This updated strategy sets the course for winning the War on Terror. It builds directly from the National Security Strategy issued in March 2006 as well as the February 2003 National Strategy for Combating Terrorism, and incorporates our increased understanding of the enemy. From the beginning, we understood that the War on Terror involved more than simply finding and bringing to justice those who had planned and executed the terrorist attacks on September 11, 2001. Our strategy involved destroying the larger al-Qaida network and also confronting the radical ideology that inspired others to join or support the terrorist movement. Since 9/11, we have made substantial progress in degrading the al-Qaida network, killing or capturing key lieutenants, eliminating safehavens, and disrupting existing lines of support. Through the freedom agenda, we also have promoted the best long-term answer to al-Qaida's agenda: the freedom and dignity that comes when human liberty is protected by effective democratic institutions. In response to our efforts, the terrorists have adjusted, and so we must continue to refine our strategy to meet the evolving threat. Today, we face a global terrorist movement and must confront the radical ideology that justifies the use of violence against innocents in the name of religion. As laid out in this strategy, to win the War on Terror, we will: Advance effective democracies as the long-term antidote to the ideology of terrorism; Prevent attacks by terrorist networks; Deny terrorists the support and sanctuary of rogue states; Deny terrorists control of any nation they would use as a base and launching pad for terror; and Lay the foundations and build the institutions and structures we need to carry the fight forward against terror and help ensure our ultimate success.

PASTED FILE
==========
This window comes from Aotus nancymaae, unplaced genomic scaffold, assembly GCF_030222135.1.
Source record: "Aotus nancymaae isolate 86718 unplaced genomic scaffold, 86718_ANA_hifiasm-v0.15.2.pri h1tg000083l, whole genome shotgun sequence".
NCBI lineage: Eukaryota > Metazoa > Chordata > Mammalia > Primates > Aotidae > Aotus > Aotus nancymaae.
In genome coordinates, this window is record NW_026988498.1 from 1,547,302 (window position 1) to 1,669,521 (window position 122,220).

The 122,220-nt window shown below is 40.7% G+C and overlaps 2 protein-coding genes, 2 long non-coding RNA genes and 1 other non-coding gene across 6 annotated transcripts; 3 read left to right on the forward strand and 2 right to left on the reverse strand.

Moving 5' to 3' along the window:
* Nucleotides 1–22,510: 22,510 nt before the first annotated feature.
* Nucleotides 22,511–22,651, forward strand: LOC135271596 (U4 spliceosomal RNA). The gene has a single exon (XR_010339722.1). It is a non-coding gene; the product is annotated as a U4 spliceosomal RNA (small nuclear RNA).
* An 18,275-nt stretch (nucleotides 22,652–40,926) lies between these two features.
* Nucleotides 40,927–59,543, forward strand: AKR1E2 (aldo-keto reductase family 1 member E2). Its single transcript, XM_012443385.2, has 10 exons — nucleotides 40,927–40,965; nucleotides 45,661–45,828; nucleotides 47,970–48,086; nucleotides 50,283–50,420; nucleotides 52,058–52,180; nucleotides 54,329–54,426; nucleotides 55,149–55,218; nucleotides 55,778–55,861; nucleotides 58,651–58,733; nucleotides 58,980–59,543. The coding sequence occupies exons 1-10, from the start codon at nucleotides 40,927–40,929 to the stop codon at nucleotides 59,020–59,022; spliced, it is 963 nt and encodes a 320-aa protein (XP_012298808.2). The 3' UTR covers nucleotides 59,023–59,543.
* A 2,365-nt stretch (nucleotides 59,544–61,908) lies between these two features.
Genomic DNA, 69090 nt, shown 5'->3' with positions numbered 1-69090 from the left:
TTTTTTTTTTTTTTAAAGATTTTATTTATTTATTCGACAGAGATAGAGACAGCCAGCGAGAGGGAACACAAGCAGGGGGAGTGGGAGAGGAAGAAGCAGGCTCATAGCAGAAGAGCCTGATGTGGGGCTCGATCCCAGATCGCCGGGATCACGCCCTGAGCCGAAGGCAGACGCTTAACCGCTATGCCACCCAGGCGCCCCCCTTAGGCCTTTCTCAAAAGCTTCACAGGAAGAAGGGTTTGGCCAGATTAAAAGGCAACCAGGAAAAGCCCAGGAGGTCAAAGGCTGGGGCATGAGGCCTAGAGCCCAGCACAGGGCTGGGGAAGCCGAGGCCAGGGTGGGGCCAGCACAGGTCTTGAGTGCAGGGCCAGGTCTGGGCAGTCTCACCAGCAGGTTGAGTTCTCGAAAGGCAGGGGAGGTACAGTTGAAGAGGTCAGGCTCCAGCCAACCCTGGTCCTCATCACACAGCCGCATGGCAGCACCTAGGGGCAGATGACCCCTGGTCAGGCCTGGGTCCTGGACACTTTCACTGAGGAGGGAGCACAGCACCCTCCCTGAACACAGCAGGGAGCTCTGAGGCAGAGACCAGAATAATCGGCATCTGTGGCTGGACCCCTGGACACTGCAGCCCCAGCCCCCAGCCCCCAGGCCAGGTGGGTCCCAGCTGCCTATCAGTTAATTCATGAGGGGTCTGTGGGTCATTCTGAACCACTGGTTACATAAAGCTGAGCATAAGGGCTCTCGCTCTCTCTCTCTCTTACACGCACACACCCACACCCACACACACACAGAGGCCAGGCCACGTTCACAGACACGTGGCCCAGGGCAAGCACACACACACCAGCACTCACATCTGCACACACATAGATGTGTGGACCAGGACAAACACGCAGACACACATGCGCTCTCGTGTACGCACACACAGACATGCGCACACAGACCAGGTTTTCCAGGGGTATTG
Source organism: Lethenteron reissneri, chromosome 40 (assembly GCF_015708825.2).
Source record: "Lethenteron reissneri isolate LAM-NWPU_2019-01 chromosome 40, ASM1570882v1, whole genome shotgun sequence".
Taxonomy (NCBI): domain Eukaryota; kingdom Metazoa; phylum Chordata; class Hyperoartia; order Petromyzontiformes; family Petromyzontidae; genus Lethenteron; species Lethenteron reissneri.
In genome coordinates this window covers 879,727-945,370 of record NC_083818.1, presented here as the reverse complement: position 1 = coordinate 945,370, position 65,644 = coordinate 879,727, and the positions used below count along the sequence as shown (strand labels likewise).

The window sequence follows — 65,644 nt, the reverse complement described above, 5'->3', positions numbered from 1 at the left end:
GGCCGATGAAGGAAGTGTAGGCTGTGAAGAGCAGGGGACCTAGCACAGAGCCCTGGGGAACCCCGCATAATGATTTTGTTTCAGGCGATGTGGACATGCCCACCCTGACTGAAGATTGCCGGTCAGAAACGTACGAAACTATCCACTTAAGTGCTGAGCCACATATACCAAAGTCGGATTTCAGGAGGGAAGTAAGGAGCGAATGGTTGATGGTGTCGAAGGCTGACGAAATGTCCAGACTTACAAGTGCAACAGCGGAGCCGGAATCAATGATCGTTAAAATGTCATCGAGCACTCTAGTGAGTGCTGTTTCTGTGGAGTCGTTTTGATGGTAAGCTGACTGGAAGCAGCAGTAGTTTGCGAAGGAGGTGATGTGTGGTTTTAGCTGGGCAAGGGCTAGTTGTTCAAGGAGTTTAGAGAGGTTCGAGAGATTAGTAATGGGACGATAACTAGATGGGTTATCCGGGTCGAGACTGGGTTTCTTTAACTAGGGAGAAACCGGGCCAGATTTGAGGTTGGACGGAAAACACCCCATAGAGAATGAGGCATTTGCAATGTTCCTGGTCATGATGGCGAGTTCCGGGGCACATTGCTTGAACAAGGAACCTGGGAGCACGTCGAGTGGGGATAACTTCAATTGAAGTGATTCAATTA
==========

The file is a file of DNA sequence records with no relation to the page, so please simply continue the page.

|Publisher:||United States. White House Office|
|Series:||National Strategy for Combating Terrorism|
|Retrieved From:||White House: http://www.whitehouse.gov|